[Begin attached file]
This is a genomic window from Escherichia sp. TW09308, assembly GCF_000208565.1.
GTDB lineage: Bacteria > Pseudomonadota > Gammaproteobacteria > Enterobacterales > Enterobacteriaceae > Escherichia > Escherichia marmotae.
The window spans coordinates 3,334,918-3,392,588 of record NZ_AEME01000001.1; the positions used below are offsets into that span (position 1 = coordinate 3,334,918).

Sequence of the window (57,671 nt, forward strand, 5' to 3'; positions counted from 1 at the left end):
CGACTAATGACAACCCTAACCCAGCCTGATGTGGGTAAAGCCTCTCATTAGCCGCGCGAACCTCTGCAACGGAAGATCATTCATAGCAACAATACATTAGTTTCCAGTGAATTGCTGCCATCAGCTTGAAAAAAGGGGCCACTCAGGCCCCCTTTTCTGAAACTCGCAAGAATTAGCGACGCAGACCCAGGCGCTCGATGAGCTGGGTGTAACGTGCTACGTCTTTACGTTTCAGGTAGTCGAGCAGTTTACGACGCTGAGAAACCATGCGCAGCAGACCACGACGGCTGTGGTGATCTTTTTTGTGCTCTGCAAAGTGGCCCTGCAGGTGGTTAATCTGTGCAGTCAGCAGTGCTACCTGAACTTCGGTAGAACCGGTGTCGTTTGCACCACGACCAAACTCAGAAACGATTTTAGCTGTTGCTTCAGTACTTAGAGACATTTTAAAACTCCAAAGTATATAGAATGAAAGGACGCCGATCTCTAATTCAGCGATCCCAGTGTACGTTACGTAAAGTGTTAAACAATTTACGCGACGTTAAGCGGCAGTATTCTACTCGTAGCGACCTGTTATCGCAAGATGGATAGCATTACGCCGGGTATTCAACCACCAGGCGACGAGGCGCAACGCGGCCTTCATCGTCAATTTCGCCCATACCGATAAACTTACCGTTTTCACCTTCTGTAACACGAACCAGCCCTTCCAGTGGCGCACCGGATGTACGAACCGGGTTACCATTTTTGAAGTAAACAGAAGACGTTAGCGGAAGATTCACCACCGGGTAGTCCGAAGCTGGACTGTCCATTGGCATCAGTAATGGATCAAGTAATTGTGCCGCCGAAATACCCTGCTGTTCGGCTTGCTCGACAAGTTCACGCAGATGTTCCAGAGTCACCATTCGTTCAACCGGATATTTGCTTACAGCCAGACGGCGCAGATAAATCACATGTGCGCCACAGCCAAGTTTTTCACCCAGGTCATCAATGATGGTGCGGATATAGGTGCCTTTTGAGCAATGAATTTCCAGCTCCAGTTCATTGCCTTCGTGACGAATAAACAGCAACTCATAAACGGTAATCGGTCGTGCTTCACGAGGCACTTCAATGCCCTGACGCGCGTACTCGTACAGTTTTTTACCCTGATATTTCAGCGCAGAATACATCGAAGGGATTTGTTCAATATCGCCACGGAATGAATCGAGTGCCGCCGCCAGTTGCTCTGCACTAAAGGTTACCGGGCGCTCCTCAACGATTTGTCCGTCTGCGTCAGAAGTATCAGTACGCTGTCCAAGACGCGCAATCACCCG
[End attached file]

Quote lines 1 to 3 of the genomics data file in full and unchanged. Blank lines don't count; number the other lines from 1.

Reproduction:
This is a genomic window from Escherichia sp. TW09308, assembly GCF_000208565.1.
GTDB lineage: Bacteria > Pseudomonadota > Gammaproteobacteria > Enterobacterales > Enterobacteriaceae > Escherichia > Escherichia marmotae.
The window spans coordinates 3,334,918-3,392,588 of record NZ_AEME01000001.1; the positions used below are offsets into that span (position 1 = coordinate 3,334,918).